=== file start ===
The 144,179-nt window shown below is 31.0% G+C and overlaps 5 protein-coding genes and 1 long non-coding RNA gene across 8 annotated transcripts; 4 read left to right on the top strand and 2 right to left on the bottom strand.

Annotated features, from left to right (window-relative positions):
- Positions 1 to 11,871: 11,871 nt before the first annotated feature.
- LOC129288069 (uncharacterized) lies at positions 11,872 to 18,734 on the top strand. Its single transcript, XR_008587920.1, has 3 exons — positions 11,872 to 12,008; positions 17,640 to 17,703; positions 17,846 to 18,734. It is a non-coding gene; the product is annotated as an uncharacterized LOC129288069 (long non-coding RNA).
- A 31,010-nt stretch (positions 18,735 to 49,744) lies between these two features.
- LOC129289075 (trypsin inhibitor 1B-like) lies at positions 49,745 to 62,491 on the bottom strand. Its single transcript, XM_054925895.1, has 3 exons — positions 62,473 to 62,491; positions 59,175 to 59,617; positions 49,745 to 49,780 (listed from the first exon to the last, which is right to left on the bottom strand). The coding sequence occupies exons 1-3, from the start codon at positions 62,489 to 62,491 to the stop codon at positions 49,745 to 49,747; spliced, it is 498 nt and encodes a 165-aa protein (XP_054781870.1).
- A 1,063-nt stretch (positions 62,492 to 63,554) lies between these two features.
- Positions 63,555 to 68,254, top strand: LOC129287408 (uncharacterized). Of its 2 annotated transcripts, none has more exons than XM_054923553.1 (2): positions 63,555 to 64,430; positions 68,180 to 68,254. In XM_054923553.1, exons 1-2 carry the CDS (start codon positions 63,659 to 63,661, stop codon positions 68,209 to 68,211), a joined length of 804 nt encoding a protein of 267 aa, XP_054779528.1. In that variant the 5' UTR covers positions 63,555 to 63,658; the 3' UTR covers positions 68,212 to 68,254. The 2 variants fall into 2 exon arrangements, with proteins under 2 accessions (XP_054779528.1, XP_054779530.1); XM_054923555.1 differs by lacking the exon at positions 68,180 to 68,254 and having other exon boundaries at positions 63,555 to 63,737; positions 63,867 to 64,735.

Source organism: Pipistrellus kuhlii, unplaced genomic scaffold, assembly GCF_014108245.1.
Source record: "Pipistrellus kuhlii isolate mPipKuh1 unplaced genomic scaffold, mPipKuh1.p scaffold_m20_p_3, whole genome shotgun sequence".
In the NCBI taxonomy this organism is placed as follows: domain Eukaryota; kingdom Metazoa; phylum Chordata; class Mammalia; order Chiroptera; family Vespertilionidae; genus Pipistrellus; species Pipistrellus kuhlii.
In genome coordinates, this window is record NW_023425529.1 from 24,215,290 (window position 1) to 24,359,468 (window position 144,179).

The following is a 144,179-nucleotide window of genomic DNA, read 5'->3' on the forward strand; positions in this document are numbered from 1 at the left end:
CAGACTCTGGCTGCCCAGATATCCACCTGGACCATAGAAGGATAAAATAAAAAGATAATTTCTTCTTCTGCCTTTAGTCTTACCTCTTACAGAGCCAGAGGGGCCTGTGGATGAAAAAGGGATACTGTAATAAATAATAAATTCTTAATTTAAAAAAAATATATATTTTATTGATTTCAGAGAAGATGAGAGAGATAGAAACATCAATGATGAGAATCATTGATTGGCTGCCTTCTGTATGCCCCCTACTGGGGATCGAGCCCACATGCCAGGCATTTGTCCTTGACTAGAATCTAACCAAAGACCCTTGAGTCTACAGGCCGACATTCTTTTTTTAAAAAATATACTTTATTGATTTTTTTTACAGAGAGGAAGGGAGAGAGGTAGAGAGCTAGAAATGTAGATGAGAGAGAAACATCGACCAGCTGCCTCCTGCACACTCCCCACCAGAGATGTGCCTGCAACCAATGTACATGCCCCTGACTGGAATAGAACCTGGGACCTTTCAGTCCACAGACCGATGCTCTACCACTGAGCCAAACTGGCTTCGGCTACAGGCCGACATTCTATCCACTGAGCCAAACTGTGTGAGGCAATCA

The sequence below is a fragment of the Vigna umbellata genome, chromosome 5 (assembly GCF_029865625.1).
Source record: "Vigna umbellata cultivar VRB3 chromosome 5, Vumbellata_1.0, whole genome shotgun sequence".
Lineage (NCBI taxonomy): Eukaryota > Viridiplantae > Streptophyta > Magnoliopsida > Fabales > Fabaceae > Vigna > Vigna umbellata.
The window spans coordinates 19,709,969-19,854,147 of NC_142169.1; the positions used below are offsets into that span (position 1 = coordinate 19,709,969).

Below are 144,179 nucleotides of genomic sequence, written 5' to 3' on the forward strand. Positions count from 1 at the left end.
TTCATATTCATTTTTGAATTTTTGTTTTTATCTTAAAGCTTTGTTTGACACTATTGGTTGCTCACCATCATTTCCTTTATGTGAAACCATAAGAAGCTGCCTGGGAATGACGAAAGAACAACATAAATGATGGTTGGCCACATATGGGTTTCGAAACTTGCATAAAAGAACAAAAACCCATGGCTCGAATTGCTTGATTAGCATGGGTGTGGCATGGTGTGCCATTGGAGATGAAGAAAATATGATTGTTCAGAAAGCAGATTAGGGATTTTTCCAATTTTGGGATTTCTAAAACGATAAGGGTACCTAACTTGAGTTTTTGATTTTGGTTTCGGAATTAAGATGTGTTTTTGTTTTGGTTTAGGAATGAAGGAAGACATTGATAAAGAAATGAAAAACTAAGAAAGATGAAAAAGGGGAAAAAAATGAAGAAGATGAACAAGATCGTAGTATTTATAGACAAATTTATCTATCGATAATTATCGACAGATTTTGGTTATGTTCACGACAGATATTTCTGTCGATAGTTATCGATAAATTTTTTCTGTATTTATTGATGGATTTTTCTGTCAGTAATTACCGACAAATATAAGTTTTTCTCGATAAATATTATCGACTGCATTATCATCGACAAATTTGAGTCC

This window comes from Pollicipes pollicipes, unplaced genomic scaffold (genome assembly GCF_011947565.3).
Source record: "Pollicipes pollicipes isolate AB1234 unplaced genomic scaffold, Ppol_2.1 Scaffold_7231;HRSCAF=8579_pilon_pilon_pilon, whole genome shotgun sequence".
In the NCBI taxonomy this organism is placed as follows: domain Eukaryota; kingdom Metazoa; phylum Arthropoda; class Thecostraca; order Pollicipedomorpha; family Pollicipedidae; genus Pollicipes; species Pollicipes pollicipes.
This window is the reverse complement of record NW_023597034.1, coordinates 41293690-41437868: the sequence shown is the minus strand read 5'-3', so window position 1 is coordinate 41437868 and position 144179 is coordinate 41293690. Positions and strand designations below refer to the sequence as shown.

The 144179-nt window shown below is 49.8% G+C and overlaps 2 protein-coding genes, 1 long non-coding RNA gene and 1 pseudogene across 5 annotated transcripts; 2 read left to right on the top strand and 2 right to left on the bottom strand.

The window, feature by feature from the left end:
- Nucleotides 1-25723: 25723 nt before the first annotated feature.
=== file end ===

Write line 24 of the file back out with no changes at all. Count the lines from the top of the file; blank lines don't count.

This window is the reverse complement of record NW_023597034.1, coordinates 41293690-41437868: the sequence shown is the minus strand read 5'-3', so window position 1 is coordinate 41437868 and position 144179 is coordinate 41293690. Positions and strand designations below refer to the sequence as shown.